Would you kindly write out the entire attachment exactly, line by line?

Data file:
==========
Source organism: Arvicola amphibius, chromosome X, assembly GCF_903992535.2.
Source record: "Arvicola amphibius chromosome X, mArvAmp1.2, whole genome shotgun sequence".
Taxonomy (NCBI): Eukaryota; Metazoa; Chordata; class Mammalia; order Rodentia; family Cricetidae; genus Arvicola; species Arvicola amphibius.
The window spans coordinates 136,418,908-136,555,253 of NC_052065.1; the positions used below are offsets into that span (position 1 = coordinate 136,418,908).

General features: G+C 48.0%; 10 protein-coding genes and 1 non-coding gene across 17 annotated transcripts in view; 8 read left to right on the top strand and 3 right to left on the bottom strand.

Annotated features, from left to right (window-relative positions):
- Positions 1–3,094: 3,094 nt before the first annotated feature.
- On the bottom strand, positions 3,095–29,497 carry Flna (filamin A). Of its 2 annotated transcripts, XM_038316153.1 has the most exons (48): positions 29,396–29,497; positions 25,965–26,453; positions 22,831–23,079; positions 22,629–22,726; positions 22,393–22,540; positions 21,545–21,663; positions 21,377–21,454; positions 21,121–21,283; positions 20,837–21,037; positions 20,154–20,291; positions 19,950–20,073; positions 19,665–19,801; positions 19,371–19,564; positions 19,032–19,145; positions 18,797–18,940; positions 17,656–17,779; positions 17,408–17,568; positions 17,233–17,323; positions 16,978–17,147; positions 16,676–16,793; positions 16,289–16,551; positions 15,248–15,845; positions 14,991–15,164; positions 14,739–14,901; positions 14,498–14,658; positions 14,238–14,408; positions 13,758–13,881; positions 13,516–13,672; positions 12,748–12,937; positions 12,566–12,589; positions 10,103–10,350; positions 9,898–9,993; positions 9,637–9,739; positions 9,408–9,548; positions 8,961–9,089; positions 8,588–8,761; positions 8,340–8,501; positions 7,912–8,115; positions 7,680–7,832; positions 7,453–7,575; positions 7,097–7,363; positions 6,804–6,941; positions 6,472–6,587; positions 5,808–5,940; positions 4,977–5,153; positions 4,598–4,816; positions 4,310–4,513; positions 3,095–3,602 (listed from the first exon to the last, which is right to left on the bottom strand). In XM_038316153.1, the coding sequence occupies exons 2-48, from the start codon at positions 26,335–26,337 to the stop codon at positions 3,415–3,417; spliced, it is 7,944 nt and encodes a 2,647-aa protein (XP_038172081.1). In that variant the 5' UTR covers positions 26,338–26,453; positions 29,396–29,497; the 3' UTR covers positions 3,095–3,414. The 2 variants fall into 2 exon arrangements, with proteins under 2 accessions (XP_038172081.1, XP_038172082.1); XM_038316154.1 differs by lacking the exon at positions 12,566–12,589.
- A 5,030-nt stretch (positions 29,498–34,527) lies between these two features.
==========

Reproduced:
Source organism: Arvicola amphibius, chromosome X, assembly GCF_903992535.2.
Source record: "Arvicola amphibius chromosome X, mArvAmp1.2, whole genome shotgun sequence".
Taxonomy (NCBI): Eukaryota; Metazoa; Chordata; class Mammalia; order Rodentia; family Cricetidae; genus Arvicola; species Arvicola amphibius.
The window spans coordinates 136,418,908-136,555,253 of NC_052065.1; the positions used below are offsets into that span (position 1 = coordinate 136,418,908).

General features: G+C 48.0%; 10 protein-coding genes and 1 non-coding gene across 17 annotated transcripts in view; 8 read left to right on the top strand and 3 right to left on the bottom strand.

Annotated features, from left to right (window-relative positions):
- Positions 1–3,094: 3,094 nt before the first annotated feature.
- On the bottom strand, positions 3,095–29,497 carry Flna (filamin A). Of its 2 annotated transcripts, XM_038316153.1 has the most exons (48): positions 29,396–29,497; positions 25,965–26,453; positions 22,831–23,079; positions 22,629–22,726; positions 22,393–22,540; positions 21,545–21,663; positions 21,377–21,454; positions 21,121–21,283; positions 20,837–21,037; positions 20,154–20,291; positions 19,950–20,073; positions 19,665–19,801; positions 19,371–19,564; positions 19,032–19,145; positions 18,797–18,940; positions 17,656–17,779; positions 17,408–17,568; positions 17,233–17,323; positions 16,978–17,147; positions 16,676–16,793; positions 16,289–16,551; positions 15,248–15,845; positions 14,991–15,164; positions 14,739–14,901; positions 14,498–14,658; positions 14,238–14,408; positions 13,758–13,881; positions 13,516–13,672; positions 12,748–12,937; positions 12,566–12,589; positions 10,103–10,350; positions 9,898–9,993; positions 9,637–9,739; positions 9,408–9,548; positions 8,961–9,089; positions 8,588–8,761; positions 8,340–8,501; positions 7,912–8,115; positions 7,680–7,832; positions 7,453–7,575; positions 7,097–7,363; positions 6,804–6,941; positions 6,472–6,587; positions 5,808–5,940; positions 4,977–5,153; positions 4,598–4,816; positions 4,310–4,513; positions 3,095–3,602 (listed from the first exon to the last, which is right to left on the bottom strand). In XM_038316153.1, the coding sequence occupies exons 2-48, from the start codon at positions 26,335–26,337 to the stop codon at positions 3,415–3,417; spliced, it is 7,944 nt and encodes a 2,647-aa protein (XP_038172081.1). In that variant the 5' UTR covers positions 26,338–26,453; positions 29,396–29,497; the 3' UTR covers positions 3,095–3,414. The 2 variants fall into 2 exon arrangements, with proteins under 2 accessions (XP_038172081.1, XP_038172082.1); XM_038316154.1 differs by lacking the exon at positions 12,566–12,589.
- A 5,030-nt stretch (positions 29,498–34,527) lies between these two features.